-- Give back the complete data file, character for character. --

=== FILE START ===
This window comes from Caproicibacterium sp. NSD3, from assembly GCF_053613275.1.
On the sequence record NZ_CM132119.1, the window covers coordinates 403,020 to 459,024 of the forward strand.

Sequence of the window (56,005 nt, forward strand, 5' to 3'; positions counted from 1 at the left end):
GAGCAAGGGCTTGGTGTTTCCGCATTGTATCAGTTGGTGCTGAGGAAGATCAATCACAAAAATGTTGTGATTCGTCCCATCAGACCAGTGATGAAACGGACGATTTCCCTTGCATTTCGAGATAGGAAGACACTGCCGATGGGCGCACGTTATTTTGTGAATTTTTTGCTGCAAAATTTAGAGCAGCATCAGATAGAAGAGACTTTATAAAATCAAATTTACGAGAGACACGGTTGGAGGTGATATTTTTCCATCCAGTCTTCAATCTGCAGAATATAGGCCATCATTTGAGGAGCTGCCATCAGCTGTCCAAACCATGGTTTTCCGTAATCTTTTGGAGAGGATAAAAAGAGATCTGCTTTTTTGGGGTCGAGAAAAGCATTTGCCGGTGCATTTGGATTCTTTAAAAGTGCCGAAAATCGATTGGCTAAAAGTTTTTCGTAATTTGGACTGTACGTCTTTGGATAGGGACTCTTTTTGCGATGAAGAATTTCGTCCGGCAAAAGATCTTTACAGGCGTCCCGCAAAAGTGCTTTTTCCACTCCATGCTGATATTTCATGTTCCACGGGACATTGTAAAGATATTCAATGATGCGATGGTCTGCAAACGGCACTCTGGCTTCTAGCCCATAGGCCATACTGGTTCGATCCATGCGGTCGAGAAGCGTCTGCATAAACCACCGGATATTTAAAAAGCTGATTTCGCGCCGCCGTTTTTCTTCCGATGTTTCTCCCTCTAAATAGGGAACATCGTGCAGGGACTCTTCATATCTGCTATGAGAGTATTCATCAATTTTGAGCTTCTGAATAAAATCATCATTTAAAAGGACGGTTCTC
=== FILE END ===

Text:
This window comes from Caproicibacterium sp. NSD3, from assembly GCF_053613275.1.
On the sequence record NZ_CM132119.1, the window covers coordinates 403,020 to 459,024 of the forward strand.

Sequence of the window (56,005 nt, forward strand, 5' to 3'; positions counted from 1 at the left end):
GAGCAAGGGCTTGGTGTTTCCGCATTGTATCAGTTGGTGCTGAGGAAGATCAATCACAAAAATGTTGTGATTCGTCCCATCAGACCAGTGATGAAACGGACGATTTCCCTTGCATTTCGAGATAGGAAGACACTGCCGATGGGCGCACGTTATTTTGTGAATTTTTTGCTGCAAAATTTAGAGCAGCATCAGATAGAAGAGACTTTATAAAATCAAATTTACGAGAGACACGGTTGGAGGTGATATTTTTCCATCCAGTCTTCAATCTGCAGAATATAGGCCATCATTTGAGGAGCTGCCATCAGCTGTCCAAACCATGGTTTTCCGTAATCTTTTGGAGAGGATAAAAAGAGATCTGCTTTTTTGGGGTCGAGAAAAGCATTTGCCGGTGCATTTGGATTCTTTAAAAGTGCCGAAAATCGATTGGCTAAAAGTTTTTCGTAATTTGGACTGTACGTCTTTGGATAGGGACTCTTTTTGCGATGAAGAATTTCGTCCGGCAAAAGATCTTTACAGGCGTCCCGCAAAAGTGCTTTTTCCACTCCATGCTGATATTTCATGTTCCACGGGACATTGTAAAGATATTCAATGATGCGATGGTCTGCAAACGGCACTCTGGCTTCTAGCCCATAGGCCATACTGGTTCGATCCATGCGGTCGAGAAGCGTCTGCATAAACCACCGGATATTTAAAAAGCTGATTTCGCGCCGCCGTTTTTCTTCCGATGTTTCTCCCTCTAAATAGGGAACATCGTGCAGGGACTCTTCATATCTGCTATGAGAGTATTCATCAATTTTGAGCTTCTGAATAAAATCATCATTTAAAAGGACGGTTCTC